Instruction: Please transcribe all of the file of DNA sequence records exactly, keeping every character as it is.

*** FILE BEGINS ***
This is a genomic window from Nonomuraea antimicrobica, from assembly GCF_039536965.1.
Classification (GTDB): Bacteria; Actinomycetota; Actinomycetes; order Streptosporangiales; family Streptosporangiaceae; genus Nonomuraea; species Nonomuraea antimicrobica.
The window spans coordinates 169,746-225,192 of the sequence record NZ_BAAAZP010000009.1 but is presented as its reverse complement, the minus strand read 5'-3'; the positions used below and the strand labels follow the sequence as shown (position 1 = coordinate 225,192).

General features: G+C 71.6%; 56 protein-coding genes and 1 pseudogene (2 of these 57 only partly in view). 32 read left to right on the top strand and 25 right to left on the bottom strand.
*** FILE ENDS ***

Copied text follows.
This is a genomic window from Nonomuraea antimicrobica, from assembly GCF_039536965.1.
Classification (GTDB): Bacteria; Actinomycetota; Actinomycetes; order Streptosporangiales; family Streptosporangiaceae; genus Nonomuraea; species Nonomuraea antimicrobica.
The window spans coordinates 169,746-225,192 of the sequence record NZ_BAAAZP010000009.1 but is presented as its reverse complement, the minus strand read 5'-3'; the positions used below and the strand labels follow the sequence as shown (position 1 = coordinate 225,192).

General features: G+C 71.6%; 56 protein-coding genes and 1 pseudogene (2 of these 57 only partly in view). 32 read left to right on the top strand and 25 right to left on the bottom strand.